by Charles Pool.
There is a canal preservation alert in the city of Richmond, Va. where Venture Richmond has revealed plans to irreparably damage one of the oldest sections of the James River and Kanawha Canal in order to improve the sight lines for a proposed amphitheater.
This section of the canal was built shortly after the James River Navigation Company was chartered in 1785 with George Washington serving as its first President. The canal, now on the National Register of Historic Places, was of immense importance to the development of the region. As Mary Wingfield Scott wrote, “When it is remembered that as late as 1859 the canal tonnage exceeded the freight on all four railroads entering Richmond, it may readily be seen how important the completion of the canal was for the industrial and mercantile development of the city.”
The threatened section of the canal sits below the bluff of the historic Oregon Hill neighborhood, which has many close ties to the canal. Benjamin James Harris who owned the now demolished Belvidere estate was an early engineer for the canal, and his father, James Harris, was the first General Manager of the James River Navigation Company.
Another neighborhood connection to the canal is the surviving home of Samuel P. Parsons, who was the General Superintendent of the canal in 1840 and oversaw its expansion to Lynchburg. Parsons wrote a letter to his daughter in 1840 from Scottsville describing his frustrating progress on the canal: “I have now disposed of getting the boats higher up the canal than Joshua Falls Dam twelve miles from Lynchburg. To this point they may, I think, go in about ten days. Like most other public work in Virg’a things are managed with tails in instead of a head.” While still under construction, Parsons advertised to hire lock keepers “with sober and steady habits” for over 30 locks on the canal. The advertisement stated that the lock keepers “will not be allowed to sell groceries, or any other description of merchandise,” but permitted would be, “having a shoe, harness, saddle, cooper’s and tailor’s shops.” Parsons printed regulations for the canal’s newly opened portion, “No boats of a width more than thirteen and a half feet will be permitted to pass … above Maiden’s Adventure Dam,” and the boats, “are not to be moored or fastened to the tow-path…”
Another important connection of the Oregon Hill neighborhood to the canal was the Messler family who had a canal boat building business in the nearby Penitentiary basin. The Messler family lived in the Jacob House which is the oldest structure to survive in Oregon Hill. The Va. Navigation and Canal Society was instrumental in the preservation of the Jacob House, writing letters to encourage VCU to reconsider their plan to demolish the structure. The Messler family was photographed by Levy and Cohen building a canal boat in April 1865 shortly after the fall of Richmond. http://www.mdgorman.com/images/shipyard1.gif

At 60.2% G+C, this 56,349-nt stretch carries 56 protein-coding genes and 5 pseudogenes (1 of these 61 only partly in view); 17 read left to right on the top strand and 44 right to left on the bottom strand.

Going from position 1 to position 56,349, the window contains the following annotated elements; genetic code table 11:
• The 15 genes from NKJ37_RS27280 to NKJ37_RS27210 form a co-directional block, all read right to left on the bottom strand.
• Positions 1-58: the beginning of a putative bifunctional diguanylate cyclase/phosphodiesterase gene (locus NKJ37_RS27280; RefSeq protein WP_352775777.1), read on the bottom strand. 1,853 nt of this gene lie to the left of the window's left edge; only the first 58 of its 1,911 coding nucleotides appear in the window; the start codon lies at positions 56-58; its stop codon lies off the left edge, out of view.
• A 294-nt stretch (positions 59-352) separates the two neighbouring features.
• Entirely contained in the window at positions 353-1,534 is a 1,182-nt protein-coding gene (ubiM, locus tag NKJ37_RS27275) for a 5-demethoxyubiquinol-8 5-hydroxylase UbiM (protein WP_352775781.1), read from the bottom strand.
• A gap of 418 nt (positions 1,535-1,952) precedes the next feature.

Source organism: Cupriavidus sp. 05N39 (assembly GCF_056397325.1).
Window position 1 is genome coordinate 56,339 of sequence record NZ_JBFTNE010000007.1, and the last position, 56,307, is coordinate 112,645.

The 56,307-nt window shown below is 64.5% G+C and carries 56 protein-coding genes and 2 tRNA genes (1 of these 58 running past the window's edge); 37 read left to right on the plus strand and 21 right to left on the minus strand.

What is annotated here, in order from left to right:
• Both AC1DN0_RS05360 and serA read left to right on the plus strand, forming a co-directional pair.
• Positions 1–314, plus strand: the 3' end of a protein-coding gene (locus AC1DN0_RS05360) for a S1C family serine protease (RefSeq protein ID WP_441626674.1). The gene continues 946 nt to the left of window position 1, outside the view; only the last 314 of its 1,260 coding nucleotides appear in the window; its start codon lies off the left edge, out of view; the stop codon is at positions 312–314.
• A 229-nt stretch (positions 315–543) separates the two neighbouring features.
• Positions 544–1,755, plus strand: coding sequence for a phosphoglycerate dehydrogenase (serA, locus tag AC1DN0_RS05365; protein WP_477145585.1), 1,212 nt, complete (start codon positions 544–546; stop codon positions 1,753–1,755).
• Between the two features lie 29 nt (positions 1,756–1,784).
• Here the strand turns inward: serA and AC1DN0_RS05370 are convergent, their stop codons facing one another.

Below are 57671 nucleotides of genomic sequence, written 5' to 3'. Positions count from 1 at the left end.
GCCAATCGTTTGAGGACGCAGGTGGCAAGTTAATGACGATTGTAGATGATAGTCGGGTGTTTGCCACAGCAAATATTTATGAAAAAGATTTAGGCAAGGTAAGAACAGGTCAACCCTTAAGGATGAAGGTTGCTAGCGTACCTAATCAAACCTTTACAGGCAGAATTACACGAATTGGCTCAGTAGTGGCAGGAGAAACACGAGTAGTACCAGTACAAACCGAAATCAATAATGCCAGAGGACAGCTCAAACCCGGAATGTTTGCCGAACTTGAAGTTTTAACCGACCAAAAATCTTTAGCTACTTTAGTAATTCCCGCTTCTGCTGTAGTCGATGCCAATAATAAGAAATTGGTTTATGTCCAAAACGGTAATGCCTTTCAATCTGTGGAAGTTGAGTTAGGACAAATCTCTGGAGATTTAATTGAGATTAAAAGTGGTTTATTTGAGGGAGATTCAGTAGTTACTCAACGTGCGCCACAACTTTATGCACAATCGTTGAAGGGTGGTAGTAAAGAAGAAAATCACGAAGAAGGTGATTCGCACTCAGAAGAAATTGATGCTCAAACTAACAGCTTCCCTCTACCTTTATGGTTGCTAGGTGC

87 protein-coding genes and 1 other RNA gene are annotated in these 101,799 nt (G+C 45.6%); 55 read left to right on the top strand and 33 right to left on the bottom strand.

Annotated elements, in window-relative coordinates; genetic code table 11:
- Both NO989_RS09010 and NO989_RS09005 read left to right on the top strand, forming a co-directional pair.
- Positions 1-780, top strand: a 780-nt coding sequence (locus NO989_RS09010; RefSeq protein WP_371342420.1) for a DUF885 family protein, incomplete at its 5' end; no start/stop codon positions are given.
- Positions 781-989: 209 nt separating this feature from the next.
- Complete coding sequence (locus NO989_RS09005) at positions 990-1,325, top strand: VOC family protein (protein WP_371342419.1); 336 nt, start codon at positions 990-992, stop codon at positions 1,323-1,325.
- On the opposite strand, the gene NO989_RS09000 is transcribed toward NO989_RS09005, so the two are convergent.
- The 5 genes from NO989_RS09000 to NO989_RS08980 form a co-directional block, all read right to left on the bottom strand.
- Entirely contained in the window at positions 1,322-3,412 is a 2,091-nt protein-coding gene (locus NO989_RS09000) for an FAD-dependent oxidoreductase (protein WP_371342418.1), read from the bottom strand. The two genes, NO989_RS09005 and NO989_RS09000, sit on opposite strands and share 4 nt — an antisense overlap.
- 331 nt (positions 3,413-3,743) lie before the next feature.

It is ironic that the Venture Richmond is proposing to damage the canal because the city is spending over $300,000 to keep from damaging the canal when constructing a new bridge just east of the proposed amphitheater. Samuel Parsons’ words ring as true as even, “Like most other public work in Virg’a things are managed with tails in instead of a head.”
Venture Richmond claims that they need no building permit before implementing this proposal, so time is of the essence in taking action to prevent this destruction of this original section of the Kanawha Canal. There is strength in numbers, so we are encouraging everyone to contact these Venture Richmond board members with your concerns: University or Richmond President Dr. Ed Ayers email@example.com; Richmond Mayor Dwight Jones, ASKTHEMAYOR@RICHMONDGOV.COM; Richmond City Council President Kathy Graziano, firstname.lastname@example.org . Be sure to copy the message to Venture Richmond Director Jack Berry, email@example.com .
Dr. Bill Trout wrote a letter to firstname.lastname@example.org
Dear Mr. Berry,
Could you please encourage those planning the new amphitheater at Ethyl, near the Lee Bridge, to think creatively to avoid destroying part of the Kanawha Canal?
The canal, on the National Register of Historic Places, has been there for over two centuries. The course of the canal there is still intact and clear. Instead of damaging it, please make every effort to keep it intact as one of America’s most important historic sites, a monument to George Washington and the industry of early Virginians. It’s not worth destroying part of it just to build a larger amphitheater. It would be like slicing into a Civil War fort to build a bigger visitor parking lot.
Would it be possible to forward to me a copy of the present plans?
William E. Trout, III, Ph.D.
Past president, American Canal Society and the Virginia Canals & Navigations Society
417 Phillips Street, Edenton, NC 27932, 252-482-5946